overview

   

Lecture 1: Overview of a typical galaxy

Reading:

Binney and Merrifield, Chapter 1

Optional reading:

Berendzen, R., Hart, R., and Seeley, D. 1984, Man discovers the galaxies. An expanded version of the historical background given in Binney and Merrifield
Hubble, E. 1936, The realm of the nebulae. A unique semi-popular synopsis of our understanding of galaxies and cosmology in the 1930s.

Figures:

basic geometry of the Milky Way:

Kapteyn Universe (from Kapteyn 1922)

Shapley's diagram of the globular cluster system (from Shapley & Shapley 1919)

Optical panorama of the Milky Way

COBE near-infrared panorama of the Milky Way

The multiwavelength Milky Way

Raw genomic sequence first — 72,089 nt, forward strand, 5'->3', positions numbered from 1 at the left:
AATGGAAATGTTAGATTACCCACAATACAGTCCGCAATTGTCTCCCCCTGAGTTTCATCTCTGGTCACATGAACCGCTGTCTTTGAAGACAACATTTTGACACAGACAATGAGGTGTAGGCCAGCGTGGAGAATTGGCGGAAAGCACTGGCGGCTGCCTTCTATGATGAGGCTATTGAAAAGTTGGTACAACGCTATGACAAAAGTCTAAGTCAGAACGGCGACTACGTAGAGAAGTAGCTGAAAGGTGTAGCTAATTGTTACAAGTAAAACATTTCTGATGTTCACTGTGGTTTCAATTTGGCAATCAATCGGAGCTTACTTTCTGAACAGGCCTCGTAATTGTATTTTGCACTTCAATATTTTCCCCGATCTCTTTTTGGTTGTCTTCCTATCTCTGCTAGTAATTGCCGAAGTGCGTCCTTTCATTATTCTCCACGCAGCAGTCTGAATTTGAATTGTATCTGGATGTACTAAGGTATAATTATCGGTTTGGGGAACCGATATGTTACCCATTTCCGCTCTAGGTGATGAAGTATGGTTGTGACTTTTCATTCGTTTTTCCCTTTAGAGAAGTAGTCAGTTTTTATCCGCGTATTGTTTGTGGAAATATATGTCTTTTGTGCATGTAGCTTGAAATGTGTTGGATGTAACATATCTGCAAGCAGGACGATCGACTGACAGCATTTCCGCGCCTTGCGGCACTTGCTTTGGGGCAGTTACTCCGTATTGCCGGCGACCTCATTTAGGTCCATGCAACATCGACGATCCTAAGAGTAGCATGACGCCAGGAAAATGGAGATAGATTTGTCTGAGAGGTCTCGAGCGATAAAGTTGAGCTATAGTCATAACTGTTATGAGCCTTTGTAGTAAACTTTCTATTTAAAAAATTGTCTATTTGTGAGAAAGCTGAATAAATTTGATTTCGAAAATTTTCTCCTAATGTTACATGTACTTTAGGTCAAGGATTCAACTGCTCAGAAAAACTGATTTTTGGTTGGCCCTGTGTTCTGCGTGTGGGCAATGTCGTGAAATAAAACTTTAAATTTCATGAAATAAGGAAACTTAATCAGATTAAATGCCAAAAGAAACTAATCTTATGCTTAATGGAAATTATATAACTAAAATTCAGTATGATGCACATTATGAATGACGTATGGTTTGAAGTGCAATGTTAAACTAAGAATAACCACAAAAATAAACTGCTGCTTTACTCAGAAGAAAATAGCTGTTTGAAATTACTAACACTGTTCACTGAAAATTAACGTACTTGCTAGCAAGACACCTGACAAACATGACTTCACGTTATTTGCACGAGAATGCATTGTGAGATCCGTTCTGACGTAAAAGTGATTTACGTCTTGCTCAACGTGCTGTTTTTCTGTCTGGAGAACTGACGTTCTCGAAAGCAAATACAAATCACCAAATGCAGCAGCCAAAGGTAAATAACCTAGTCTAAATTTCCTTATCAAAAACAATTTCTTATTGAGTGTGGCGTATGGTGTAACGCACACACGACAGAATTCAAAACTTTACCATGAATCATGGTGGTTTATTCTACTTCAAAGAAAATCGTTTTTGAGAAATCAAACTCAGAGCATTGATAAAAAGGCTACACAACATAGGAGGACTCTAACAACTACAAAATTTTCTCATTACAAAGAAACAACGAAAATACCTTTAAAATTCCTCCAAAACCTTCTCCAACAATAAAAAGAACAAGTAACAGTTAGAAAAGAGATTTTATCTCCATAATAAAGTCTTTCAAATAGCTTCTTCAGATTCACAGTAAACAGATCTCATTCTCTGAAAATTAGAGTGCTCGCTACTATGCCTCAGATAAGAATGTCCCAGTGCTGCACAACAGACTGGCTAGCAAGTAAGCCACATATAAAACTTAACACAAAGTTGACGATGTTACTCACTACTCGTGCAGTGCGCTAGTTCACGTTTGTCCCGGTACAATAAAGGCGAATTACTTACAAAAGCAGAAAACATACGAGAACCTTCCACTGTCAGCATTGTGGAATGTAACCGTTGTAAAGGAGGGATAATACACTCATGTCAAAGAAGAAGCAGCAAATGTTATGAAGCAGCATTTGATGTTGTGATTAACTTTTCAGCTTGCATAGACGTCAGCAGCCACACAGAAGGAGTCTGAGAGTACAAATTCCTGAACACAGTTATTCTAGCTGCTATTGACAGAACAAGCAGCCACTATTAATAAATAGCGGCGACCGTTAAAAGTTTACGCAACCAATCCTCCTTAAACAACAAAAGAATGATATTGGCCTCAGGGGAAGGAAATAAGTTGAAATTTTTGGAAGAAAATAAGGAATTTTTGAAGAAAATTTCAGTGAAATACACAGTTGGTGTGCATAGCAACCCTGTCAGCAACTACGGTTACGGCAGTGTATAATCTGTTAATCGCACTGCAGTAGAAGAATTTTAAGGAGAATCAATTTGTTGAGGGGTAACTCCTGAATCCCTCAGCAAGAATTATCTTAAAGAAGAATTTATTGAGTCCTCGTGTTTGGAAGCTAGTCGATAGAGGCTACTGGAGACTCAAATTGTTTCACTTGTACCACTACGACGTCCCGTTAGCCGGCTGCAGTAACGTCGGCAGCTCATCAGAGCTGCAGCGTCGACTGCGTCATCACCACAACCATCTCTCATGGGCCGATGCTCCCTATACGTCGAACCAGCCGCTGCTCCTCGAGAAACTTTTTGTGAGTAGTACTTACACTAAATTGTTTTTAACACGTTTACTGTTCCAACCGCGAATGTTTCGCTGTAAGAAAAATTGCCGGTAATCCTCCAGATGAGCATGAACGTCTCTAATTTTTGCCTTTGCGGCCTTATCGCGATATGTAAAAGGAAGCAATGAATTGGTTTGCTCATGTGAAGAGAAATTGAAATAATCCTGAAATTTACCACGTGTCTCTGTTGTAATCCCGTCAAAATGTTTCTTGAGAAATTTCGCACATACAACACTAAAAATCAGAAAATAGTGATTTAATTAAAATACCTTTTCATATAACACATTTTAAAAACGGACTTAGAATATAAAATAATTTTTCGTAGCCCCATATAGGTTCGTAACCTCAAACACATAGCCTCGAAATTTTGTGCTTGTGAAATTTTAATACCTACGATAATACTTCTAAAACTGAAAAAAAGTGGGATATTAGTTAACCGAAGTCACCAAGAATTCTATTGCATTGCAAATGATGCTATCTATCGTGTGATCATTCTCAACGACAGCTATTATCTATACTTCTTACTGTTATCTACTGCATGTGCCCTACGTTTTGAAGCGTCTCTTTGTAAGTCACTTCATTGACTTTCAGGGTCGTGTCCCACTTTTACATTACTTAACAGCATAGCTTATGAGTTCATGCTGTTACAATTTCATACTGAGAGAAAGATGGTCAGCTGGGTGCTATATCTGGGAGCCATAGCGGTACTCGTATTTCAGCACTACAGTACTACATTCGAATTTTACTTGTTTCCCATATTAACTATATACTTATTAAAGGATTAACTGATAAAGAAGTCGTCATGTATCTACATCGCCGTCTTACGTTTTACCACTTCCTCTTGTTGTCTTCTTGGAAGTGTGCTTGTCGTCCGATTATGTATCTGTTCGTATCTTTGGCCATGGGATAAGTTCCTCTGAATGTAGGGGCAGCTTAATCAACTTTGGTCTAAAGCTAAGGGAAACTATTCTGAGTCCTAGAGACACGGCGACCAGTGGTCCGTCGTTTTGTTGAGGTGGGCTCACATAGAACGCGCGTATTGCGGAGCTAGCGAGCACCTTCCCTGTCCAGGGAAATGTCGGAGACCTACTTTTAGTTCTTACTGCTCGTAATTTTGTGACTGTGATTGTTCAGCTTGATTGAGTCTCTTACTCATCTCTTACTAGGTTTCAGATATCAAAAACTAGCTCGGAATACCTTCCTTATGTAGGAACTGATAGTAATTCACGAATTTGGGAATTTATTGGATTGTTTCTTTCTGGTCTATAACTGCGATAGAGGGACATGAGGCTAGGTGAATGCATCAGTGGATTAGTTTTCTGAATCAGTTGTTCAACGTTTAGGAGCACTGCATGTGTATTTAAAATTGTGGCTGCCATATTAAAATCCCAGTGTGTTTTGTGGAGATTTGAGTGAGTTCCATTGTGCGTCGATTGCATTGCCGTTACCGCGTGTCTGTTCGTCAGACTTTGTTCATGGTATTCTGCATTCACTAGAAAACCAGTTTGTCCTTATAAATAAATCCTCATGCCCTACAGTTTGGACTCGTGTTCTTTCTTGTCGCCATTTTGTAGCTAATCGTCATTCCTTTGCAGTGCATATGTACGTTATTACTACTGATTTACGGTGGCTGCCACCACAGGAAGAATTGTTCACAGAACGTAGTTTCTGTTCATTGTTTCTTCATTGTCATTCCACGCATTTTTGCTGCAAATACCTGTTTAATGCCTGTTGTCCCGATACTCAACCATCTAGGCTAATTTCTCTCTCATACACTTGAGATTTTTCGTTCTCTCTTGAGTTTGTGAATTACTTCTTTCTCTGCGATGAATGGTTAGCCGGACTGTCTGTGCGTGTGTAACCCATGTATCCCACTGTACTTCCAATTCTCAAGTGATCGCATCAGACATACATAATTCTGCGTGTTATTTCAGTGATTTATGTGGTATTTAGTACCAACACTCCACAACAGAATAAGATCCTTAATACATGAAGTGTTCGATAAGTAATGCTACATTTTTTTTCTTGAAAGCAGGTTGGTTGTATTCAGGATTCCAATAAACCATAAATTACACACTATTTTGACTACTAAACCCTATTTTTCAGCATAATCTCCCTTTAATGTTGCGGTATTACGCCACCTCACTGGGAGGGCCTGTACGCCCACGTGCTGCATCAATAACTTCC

wide-angle view of Magellanic Clouds and Milky Way (from NOAO image gallery)

Fornax dwarf spheroidal galaxy

Leo I dwarf spheroidal galaxy

M31 and the Moon  (from NOAO image gallery)

black hole at the Galactic center:

orbit of star S2 around Sgr A*  (from Schodel et al. 2002)

mass model of the Galactic center  (from Schodel et al. 2002)

Genzel group web site at MPE

Ghez group web site at UCLA

"A Geometric Determination of the Distance to the Galactic Center", Eisenhauer et al. (2003)

"Stellar Orbits Around the Galactic Center Black Hole", Ghez et al. (2005)

"The Proper Motion of Sagittarius A*. II. The Mass of Sagittarius A*", Reid & Brunthaler (2004)

dark matter:

early papers on evidence for dark matter from rotation curves:
    - Freeman (1970)
    - Rogstad & Shostak (1972)
    - Roberts & Rots (1973)
    - Ostriker, Peebles & Yahil (1974)

rotation curve of NGC 3198 (from van Albada et al. 1985)
rotation curves (from Kent 1987)

other handouts:

numbers to memorize